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Wiki page Reduced logical form changed


posts: 1912

 
pc:
> > as
> > for example {ju'a do klama le zarci}, {xu do
> > klama le zarci}
> > and {e'u do klama le zarci} all have the same
> > reduced form
> > (i.e. propositional content) but obviously
> > different meaning
> > in a wider sense.
> >
> These last examples are just the modes that ought
> also be included in what gets carried over into
> the logical form.

That will have to wait for stage 2, then. For the
moment I'm concentrating on the basic stuff:
negation, quantifiers and connectives. Tenses
come almost for free since they behave more or less
like negation (in Lojban grammar).

> I meant that there is not agrammatical way to
> specify which things are modals, etc. They are
> spread over half a dozen form classes, each of
> which contains any number of things that are not
> modal. But we can list what ought to be included
> item by item (it would take a while and some
> thought but it is a finite task).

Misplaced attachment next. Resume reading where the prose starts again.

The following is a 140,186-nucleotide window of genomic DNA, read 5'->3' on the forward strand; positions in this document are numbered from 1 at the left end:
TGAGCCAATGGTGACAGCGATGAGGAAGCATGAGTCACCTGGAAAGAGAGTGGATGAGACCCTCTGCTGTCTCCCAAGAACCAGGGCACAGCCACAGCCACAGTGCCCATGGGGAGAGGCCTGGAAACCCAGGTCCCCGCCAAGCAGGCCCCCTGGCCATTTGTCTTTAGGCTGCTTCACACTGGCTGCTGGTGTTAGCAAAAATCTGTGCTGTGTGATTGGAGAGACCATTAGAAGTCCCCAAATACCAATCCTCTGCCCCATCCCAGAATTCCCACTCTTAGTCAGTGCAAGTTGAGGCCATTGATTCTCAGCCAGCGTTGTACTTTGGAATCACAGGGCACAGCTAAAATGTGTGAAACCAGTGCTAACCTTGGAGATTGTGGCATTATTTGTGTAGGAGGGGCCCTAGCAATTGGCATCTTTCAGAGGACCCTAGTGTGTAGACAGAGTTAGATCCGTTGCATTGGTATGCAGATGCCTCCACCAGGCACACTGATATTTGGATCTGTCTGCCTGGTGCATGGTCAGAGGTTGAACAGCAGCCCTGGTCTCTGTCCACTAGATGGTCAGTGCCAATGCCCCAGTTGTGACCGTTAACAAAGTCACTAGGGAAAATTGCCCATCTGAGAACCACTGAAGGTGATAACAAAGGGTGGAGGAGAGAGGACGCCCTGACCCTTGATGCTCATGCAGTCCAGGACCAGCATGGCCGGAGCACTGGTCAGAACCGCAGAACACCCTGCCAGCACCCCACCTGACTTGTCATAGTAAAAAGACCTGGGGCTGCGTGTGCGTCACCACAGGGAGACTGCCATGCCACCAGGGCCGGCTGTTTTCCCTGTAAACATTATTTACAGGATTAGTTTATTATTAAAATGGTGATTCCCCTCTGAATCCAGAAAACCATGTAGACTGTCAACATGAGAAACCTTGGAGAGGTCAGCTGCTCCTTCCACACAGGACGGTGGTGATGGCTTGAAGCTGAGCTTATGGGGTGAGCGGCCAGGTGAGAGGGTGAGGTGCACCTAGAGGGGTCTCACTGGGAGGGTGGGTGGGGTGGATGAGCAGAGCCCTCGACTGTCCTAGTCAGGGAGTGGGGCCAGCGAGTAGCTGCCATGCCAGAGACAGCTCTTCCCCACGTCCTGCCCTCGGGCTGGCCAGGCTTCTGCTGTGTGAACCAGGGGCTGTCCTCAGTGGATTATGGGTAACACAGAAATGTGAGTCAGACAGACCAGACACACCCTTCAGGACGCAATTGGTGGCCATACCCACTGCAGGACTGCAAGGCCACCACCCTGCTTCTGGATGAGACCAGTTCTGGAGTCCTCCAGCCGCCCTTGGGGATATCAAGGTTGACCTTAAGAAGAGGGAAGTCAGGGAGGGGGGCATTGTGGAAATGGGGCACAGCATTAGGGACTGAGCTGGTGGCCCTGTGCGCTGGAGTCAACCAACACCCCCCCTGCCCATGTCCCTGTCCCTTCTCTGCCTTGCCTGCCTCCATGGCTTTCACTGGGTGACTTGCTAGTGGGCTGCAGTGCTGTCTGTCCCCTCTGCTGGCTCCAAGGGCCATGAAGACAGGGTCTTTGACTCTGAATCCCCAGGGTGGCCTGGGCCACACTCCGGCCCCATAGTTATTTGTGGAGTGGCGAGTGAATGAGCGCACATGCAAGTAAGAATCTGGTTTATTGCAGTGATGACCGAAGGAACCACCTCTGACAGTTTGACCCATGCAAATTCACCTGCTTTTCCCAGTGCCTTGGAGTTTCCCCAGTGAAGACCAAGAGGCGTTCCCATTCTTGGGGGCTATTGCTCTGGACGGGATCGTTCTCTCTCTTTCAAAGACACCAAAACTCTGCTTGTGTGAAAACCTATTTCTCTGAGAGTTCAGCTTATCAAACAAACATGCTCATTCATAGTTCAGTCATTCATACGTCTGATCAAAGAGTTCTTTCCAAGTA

Ok, I'll play if you want to start it, but that's
not what I'm doing here as yet.

> The usual cases in natural languages are mixed
> prefixes: modal and quantifier, for example:
> "there is some that did" and "there was something
> that did" or tense and modal "it used to be
> possible that" v. "it is possible that it used to
> be."

Those are both doable in the proposed reduced form:

{su'o da zo'u pu ku zo'u ....} vs
{pu ku zo'u su'o da zo'u ...}

and {pu ku zo'u ka'e ku zo'u ...}
vs {ka'e ku zo'u pu ku zo'u ...}

> > {na.a} expands to {ganai ... gi ...}.
>
> A good rule for the purpose, but a hard one to
> teach for some reason.

Because it looks as if {na} was negating {a} rather
than the first connectand, I suppose.

> > {nagi} is not grammatical.
>
> That was a more dubious call, since even in
> Polish the distinction is often colloquially
> useful (but also often just confusing).

{ge ... naku gi ...} is quite acceptable though.

> > Yes. But seeing what the shift rules are in
> > full
> > (or as much in full as we can manage) will
> > hopefully
> > make it easier to decide which rule we should
> > to adopt.
> >
> I didn't know the rules were up for grabs. What
> — aside from people being too lazy or ignorant
> to use them — was the matter with the set we
> had?

Incompleteness, mainly.

We don't know for sure, for example, whether
{na broda gi'e brode} is {(na broda) gi'e (brode)},
as the parser says, or {na (broda gi'e brode)}.

> And the two obvious problems don't seem to
> be reasons to change the rules.

If there are no good reasons, and we can figure out
what the rules actually are, they probably won't be
changed.

mu'o mi'e xorxes

 


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